Career Development Center pushes for local employment for App State students with Talent Jam

Cameron Stuart, Associate News Editor

Through short pitches and networking, students had the opportunity to showcase their talents to potential employers in a high-energy environment of Talent Jam.

Talent Jams originated in Asheville to connect job seekers with local employers, with Jams taking place from Hickory to Cork, Ireland.

Geralyn Mitchell is the assistant director of career development at App State and the App State point of contact for Talent Jam.

“There’s something to be said for our students and our alumni who want to stay here,” Mitchell said. “I love it here, and if someone wants to be in Boone, then I want to help them and give them the opportunity to find jobs or something here fulfilling for them so they can stay.”

Two groups of people attend the event: students looking for jobs, and companies or employers looking to hire people. Mitchell said those two groups will alternate with one-minute talent pitches, and afterward participants will network.

“Our hope is to be able to bring together local employers and organizations who are looking for local talent,” Mitchell said. “We just want to focus on that local piece.”

Mitchell moved to Boone from Pennsylvania in 2015 for her job at App State.

“Our students bring a lot of diversity to the area,” Mitchell said. “I think that that’s been a beautiful thing that I’ve seen coming from Pennsylvania and very small institutions and very small towns.”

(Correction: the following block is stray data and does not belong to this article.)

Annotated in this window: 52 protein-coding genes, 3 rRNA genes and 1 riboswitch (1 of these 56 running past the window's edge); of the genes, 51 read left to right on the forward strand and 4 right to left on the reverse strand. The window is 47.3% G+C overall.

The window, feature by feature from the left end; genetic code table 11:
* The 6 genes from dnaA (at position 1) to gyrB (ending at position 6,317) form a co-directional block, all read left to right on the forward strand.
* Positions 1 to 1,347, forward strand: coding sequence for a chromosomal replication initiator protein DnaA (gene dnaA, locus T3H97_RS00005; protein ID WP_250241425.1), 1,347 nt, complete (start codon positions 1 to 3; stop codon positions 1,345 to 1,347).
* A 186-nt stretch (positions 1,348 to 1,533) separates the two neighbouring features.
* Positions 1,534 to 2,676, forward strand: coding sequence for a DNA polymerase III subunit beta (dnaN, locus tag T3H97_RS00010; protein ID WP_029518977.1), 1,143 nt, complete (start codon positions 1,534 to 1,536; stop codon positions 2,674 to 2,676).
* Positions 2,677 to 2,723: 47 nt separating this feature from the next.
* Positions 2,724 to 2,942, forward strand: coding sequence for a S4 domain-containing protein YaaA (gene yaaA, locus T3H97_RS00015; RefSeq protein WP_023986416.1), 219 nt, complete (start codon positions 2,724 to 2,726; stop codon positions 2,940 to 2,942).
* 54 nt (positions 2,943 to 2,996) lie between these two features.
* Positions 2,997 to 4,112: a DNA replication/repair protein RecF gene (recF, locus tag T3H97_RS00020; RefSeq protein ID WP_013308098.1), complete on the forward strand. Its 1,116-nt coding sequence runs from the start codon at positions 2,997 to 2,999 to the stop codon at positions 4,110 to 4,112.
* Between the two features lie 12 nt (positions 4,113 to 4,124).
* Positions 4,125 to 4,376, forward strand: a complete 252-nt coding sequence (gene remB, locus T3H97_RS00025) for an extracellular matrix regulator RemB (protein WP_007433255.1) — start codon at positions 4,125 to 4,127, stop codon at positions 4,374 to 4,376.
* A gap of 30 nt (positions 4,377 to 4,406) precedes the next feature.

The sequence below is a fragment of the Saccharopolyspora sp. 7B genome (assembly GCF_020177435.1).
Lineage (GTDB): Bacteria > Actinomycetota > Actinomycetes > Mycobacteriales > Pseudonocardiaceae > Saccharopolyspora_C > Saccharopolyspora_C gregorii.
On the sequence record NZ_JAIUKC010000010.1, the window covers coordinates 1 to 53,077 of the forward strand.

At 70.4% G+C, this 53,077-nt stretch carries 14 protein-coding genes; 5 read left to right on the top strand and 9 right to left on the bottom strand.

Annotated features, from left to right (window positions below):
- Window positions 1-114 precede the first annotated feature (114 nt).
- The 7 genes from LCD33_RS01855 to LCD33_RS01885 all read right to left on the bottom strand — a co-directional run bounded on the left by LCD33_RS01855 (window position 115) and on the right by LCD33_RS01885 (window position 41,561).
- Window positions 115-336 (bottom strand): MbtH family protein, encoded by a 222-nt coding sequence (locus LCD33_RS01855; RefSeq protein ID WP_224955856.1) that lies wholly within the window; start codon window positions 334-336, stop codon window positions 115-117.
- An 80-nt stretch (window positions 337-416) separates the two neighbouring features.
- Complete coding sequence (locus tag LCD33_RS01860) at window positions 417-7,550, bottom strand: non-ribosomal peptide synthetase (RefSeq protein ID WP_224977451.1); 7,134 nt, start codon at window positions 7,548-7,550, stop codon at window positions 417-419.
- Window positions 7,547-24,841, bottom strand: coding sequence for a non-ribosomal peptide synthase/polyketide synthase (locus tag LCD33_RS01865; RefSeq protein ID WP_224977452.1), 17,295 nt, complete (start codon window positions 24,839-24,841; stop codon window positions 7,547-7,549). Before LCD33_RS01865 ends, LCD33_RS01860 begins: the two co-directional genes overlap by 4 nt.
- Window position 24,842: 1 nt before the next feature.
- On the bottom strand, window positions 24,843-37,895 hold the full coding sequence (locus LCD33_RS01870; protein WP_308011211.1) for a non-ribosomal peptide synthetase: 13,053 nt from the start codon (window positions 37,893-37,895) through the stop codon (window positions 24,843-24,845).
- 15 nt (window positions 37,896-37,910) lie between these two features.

Mitchell said App State students benefit the Boone economy with their diverse ways of thinking.

Susan McCracken, director of career development and economic engagement, said Boone is not as diverse as major cities in North Carolina.

“The more talent from Appalachian that decides to stay here brings so much more richness and great experiences and wonderful opportunities to everybody in this community,” McCracken said.

Mitchell said when students at App State have an entrepreneurial spirit and stay in Boone after graduation, they help the Watauga County economy by creating new jobs and businesses.

McCracken said some career development events can feel too formal for students, but Talent Jam is not like normal job fairs.

“The thing about Talent Jam is it’s an opportunity to be in a fun, festive networking environment where people are talking about what their passions are and what their talents and skills are that they have to offer,” McCracken said.

The Career Development Center will host a Talent Jam in Watauga County each year for the next three years. The first jam was a trial run hosted at Ransom on April 4.